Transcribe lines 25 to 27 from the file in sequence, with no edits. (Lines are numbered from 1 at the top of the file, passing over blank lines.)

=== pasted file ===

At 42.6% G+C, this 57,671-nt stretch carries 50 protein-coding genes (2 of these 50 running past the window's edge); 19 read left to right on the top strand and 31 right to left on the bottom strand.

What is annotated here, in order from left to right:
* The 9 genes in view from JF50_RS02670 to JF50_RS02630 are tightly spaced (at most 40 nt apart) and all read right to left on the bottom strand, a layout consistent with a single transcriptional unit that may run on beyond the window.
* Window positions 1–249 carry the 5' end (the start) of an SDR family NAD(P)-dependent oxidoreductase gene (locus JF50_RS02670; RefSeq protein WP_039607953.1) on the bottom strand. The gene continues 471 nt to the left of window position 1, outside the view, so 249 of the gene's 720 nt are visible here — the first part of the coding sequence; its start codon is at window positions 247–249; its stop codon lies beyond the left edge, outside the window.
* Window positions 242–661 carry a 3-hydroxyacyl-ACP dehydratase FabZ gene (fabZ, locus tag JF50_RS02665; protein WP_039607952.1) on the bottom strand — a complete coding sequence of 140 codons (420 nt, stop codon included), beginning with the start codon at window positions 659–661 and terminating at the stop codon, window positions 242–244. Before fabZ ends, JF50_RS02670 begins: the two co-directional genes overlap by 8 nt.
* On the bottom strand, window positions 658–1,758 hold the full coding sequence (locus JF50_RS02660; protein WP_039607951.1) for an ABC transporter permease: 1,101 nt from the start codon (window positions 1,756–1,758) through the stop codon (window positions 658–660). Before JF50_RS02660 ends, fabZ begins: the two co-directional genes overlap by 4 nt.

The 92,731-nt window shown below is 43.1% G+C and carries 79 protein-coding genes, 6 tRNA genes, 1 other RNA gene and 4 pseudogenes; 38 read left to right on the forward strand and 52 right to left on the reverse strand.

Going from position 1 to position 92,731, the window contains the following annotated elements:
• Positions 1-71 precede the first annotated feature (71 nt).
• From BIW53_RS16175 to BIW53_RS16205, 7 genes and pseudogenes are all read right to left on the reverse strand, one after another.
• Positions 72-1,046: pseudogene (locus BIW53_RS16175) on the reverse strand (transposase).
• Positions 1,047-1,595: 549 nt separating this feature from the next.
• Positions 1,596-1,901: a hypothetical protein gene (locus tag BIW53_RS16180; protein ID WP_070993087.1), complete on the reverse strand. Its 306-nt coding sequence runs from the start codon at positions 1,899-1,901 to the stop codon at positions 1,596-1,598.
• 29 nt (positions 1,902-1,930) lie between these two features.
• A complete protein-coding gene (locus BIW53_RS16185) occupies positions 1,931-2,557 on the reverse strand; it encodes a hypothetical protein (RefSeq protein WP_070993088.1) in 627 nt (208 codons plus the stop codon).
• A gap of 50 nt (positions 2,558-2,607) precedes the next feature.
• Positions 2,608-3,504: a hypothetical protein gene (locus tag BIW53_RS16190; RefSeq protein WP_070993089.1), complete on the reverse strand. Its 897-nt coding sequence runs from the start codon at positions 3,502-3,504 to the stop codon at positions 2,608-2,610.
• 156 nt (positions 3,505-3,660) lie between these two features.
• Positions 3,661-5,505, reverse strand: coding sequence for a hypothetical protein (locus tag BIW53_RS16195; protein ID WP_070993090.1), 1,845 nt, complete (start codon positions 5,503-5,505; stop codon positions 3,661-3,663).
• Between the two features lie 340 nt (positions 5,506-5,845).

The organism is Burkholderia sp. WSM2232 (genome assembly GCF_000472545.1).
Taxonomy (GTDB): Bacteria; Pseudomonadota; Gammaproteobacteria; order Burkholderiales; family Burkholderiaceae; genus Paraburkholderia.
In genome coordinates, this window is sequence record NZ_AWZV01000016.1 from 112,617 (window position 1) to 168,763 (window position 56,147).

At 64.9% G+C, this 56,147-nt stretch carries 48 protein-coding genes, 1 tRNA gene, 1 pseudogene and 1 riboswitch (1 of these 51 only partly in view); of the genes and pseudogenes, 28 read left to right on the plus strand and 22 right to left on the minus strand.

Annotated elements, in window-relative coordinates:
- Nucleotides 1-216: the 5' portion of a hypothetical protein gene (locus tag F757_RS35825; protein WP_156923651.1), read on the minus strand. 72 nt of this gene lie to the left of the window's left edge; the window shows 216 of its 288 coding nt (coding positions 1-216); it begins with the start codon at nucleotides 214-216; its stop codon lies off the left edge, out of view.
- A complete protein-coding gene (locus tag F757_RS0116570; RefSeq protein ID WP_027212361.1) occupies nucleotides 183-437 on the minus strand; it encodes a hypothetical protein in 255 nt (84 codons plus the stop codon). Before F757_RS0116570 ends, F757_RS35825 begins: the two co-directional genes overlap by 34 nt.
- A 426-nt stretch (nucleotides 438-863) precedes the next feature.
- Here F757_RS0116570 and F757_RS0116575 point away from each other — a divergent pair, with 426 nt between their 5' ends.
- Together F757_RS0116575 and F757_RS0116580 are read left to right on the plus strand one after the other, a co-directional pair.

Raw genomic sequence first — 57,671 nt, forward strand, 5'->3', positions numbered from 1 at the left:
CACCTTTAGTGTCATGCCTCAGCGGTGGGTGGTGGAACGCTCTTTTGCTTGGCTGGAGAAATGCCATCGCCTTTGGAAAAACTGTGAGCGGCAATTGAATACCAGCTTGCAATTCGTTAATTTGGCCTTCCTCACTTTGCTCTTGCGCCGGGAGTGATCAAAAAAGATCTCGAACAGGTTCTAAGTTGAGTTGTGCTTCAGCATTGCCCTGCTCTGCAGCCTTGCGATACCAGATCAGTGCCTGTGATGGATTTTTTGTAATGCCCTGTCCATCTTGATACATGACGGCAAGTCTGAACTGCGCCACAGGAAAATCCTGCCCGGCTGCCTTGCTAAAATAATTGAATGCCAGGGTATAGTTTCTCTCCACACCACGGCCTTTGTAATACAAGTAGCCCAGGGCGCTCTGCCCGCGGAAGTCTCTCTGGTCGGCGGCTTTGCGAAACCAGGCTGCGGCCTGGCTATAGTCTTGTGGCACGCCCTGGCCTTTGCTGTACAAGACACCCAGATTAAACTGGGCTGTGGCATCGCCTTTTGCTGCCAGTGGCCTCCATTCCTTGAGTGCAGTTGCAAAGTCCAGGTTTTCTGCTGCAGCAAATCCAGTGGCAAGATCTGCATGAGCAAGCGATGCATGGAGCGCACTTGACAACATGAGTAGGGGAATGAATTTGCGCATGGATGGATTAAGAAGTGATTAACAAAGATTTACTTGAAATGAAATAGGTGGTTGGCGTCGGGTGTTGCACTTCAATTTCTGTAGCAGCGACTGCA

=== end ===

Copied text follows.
Annotated elements, in window-relative coordinates:
- Nucleotides 1-216: the 5' portion of a hypothetical protein gene (locus tag F757_RS35825; protein WP_156923651.1), read on the minus strand. 72 nt of this gene lie to the left of the window's left edge; the window shows 216 of its 288 coding nt (coding positions 1-216); it begins with the start codon at nucleotides 214-216; its stop codon lies off the left edge, out of view.
- A complete protein-coding gene (locus tag F757_RS0116570; RefSeq protein ID WP_027212361.1) occupies nucleotides 183-437 on the minus strand; it encodes a hypothetical protein in 255 nt (84 codons plus the stop codon). Before F757_RS0116570 ends, F757_RS35825 begins: the two co-directional genes overlap by 34 nt.